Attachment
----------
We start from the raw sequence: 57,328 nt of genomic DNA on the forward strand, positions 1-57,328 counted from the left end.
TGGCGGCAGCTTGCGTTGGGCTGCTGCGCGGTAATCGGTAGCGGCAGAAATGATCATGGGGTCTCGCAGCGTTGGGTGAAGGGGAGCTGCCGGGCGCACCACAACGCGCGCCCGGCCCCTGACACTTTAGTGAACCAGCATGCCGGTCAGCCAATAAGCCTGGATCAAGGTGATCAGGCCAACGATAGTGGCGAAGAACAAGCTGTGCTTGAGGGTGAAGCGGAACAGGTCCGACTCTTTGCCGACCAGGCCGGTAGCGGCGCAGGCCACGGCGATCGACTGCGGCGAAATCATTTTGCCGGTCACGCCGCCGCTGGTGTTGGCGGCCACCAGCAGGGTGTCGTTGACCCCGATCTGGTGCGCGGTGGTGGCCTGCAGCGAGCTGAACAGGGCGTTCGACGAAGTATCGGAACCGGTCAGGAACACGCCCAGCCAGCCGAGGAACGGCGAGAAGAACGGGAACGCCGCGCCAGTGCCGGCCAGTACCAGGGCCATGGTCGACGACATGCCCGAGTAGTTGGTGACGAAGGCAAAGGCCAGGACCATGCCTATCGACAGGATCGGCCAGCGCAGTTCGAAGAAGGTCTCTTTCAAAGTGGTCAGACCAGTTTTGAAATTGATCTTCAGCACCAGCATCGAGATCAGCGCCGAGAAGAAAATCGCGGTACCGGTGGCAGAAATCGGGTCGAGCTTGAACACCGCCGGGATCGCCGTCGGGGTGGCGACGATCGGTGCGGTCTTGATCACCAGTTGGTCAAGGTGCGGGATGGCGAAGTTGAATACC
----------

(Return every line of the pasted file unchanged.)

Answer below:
We start from the raw sequence: 57,328 nt of genomic DNA on the forward strand, positions 1-57,328 counted from the left end.
TGGCGGCAGCTTGCGTTGGGCTGCTGCGCGGTAATCGGTAGCGGCAGAAATGATCATGGGGTCTCGCAGCGTTGGGTGAAGGGGAGCTGCCGGGCGCACCACAACGCGCGCCCGGCCCCTGACACTTTAGTGAACCAGCATGCCGGTCAGCCAATAAGCCTGGATCAAGGTGATCAGGCCAACGATAGTGGCGAAGAACAAGCTGTGCTTGAGGGTGAAGCGGAACAGGTCCGACTCTTTGCCGACCAGGCCGGTAGCGGCGCAGGCCACGGCGATCGACTGCGGCGAAATCATTTTGCCGGTCACGCCGCCGCTGGTGTTGGCGGCCACCAGCAGGGTGTCGTTGACCCCGATCTGGTGCGCGGTGGTGGCCTGCAGCGAGCTGAACAGGGCGTTCGACGAAGTATCGGAACCGGTCAGGAACACGCCCAGCCAGCCGAGGAACGGCGAGAAGAACGGGAACGCCGCGCCAGTGCCGGCCAGTACCAGGGCCATGGTCGACGACATGCCCGAGTAGTTGGTGACGAAGGCAAAGGCCAGGACCATGCCTATCGACAGGATCGGCCAGCGCAGTTCGAAGAAGGTCTCTTTCAAAGTGGTCAGACCAGTTTTGAAATTGATCTTCAGCACCAGCATCGAGATCAGCGCCGAGAAGAAAATCGCGGTACCGGTGGCAGAAATCGGGTCGAGCTTGAACACCGCCGGGATCGCCGTCGGGGTGGCGACGATCGGTGCGGTCTTGATCACCAGTTGGTCAAGGTGCGGGATGGCGAAGTTGAATACC